Long ago, she recognized that she was trapped in a social web; rather than ignoring her predicament, she set about understanding it.
Charlotte’s father, Sir William Lucas, was once a tradesman; after becoming the mayor of his town, he was presented with a knighthood. Charlotte, therefore, is too wealthy, educated, and upper-class to marry a working man—that would be a kind of social demotion for her family—but too poor and average-looking to attract a truly wealthy one.
Like many long-time readers of “Pride and Prejudice,” I’ve returned, again and again, to the problem of Charlotte Lucas.
Pretty much everyone in “Pride and Prejudice” gets the spouse they deserve, except for Charlotte.
Ironically, Mrs Bennet's single-minded pursuit to get her daughters married tends to backfire, as her lack of social graces alienates the very people whom she tries desperately to attract.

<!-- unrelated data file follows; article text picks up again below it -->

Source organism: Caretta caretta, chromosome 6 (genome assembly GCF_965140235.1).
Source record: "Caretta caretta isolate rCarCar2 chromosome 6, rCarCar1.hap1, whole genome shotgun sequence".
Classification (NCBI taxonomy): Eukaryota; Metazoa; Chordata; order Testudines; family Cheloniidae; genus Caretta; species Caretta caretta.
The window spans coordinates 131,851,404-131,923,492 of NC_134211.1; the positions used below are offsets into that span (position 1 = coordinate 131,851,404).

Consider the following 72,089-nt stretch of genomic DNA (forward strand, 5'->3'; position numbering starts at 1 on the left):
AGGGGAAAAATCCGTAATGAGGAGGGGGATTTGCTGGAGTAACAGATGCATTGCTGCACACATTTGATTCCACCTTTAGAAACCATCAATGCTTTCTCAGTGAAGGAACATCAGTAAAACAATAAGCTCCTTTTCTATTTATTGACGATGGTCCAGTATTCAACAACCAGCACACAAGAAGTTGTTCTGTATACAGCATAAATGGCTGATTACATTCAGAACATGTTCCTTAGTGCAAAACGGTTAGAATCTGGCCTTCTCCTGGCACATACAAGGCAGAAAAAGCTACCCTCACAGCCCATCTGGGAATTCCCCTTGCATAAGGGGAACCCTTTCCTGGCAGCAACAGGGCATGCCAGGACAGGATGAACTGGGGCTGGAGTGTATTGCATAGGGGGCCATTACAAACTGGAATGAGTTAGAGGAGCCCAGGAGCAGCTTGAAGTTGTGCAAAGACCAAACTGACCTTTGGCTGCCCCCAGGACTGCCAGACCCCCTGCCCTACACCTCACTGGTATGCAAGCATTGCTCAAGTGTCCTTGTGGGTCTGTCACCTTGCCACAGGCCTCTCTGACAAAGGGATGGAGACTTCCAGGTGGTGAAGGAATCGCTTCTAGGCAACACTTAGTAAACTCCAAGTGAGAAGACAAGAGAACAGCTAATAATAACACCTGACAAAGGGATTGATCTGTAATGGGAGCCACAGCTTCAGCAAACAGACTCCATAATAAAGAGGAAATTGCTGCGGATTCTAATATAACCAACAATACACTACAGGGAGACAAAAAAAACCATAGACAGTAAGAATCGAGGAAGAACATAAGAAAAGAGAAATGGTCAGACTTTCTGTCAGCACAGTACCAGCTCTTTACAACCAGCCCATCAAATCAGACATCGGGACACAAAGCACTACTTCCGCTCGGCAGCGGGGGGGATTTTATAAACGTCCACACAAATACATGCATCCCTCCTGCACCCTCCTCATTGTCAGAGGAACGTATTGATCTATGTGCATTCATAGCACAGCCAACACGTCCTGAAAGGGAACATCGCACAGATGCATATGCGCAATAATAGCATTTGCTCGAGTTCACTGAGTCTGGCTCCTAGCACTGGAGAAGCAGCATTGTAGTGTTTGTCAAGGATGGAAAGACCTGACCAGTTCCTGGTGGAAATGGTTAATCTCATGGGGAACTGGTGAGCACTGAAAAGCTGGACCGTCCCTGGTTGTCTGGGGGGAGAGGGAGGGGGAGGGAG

Austen uses her continually to highlight the necessity of marriage for young women. Bennet also serves as a middle-class counterpoint to such upper-class snobs as Lady Catherine.In the 19th century it was common for women to marry purely for money and for social status, this can be seen in Charlotte's marriage to Collins.Charlotte's marriage to Collins injects a grim note into the comedic presence of Collins' character so far.As time has gone on, though, it’s seemed more and more important to me.Growing older involves making compromises, and I suppose that has something to do with it.She can’t marry up or down—she can only marry sideways. Collins, awful as he is, is actually her social equal.He is stupid and horrible (or “neither sensible nor agreeable,” as Charlotte thinks), but, like Charlotte, he occupies the very lowest rung on the ladder of social respectability.Mr Bennet's extreme sarcasm that is seen throughout the book makes Mrs Bennet For the most part, women could not acquire money on their own without inheriting or marrying into good fortune.Austen promotes gender equality throughout the novel, and considers women's inferior status to be socially unjust.The first instance of marriage seen in the novel is that between Mr and Mrs Bennet.However it is far from perfect, with the couple barely speaking to each other.